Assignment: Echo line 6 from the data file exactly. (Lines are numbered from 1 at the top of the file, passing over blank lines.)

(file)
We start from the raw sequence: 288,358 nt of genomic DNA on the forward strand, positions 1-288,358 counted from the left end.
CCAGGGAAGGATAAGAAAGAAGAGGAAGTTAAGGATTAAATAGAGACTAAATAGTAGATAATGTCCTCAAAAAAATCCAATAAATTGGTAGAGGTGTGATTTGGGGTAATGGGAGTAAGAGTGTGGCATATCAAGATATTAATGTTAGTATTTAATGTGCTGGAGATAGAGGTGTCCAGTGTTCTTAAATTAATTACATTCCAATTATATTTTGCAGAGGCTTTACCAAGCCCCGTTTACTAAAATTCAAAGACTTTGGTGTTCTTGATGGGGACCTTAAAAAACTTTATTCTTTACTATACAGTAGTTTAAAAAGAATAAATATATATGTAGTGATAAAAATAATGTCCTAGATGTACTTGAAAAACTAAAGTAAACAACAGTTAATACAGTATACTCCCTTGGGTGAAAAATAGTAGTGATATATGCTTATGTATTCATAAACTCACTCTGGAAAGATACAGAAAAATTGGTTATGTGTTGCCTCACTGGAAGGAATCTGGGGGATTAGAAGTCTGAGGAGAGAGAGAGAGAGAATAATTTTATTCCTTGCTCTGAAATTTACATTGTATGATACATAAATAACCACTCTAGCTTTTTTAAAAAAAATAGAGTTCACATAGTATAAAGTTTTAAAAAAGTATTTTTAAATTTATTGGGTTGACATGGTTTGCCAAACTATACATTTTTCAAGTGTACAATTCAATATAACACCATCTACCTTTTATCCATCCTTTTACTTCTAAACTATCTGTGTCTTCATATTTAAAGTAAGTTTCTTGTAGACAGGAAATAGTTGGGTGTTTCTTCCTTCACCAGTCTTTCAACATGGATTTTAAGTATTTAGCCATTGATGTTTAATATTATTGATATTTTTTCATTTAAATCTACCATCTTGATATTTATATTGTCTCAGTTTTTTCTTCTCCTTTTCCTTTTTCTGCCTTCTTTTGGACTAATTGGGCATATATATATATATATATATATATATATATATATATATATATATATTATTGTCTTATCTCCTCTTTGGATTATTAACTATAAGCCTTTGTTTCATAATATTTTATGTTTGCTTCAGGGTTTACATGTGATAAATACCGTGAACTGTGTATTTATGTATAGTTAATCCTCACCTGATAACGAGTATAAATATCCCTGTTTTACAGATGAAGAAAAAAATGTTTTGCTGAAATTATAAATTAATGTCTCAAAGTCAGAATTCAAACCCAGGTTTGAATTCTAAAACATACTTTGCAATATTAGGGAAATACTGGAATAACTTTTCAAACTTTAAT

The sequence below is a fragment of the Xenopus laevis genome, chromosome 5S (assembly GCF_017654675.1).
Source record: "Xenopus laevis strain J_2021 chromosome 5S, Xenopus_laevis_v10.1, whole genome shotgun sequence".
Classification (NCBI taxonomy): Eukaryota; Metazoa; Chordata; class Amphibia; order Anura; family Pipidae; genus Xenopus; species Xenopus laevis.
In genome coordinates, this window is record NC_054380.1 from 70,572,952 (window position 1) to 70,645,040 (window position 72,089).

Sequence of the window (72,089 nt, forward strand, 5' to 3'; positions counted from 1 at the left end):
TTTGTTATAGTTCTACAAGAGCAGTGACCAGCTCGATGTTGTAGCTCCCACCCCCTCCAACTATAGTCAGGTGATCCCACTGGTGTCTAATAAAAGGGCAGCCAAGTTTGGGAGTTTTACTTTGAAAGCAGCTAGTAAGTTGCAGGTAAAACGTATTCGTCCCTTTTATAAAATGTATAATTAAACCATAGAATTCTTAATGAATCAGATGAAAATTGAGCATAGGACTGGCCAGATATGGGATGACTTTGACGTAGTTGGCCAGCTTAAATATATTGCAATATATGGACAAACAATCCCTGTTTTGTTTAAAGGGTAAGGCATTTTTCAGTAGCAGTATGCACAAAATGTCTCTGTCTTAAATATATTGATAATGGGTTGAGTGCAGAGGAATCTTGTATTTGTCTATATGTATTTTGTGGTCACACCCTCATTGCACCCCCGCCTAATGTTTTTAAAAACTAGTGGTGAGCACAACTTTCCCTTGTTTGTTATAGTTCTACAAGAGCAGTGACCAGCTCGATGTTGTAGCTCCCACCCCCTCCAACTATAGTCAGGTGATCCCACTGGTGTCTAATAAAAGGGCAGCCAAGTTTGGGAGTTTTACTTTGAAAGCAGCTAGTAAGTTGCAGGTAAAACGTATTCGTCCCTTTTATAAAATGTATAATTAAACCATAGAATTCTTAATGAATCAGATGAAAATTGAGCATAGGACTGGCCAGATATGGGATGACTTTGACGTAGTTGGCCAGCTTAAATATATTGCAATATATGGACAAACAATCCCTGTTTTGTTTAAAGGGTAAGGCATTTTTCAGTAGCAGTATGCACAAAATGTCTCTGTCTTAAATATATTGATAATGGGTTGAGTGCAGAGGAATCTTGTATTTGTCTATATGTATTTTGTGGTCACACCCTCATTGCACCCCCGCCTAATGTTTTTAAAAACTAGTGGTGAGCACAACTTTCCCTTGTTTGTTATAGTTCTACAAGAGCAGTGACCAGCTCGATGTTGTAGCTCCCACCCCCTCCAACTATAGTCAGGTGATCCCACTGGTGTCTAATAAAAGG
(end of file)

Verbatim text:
In genome coordinates, this window is record NC_054380.1 from 70,572,952 (window position 1) to 70,645,040 (window position 72,089).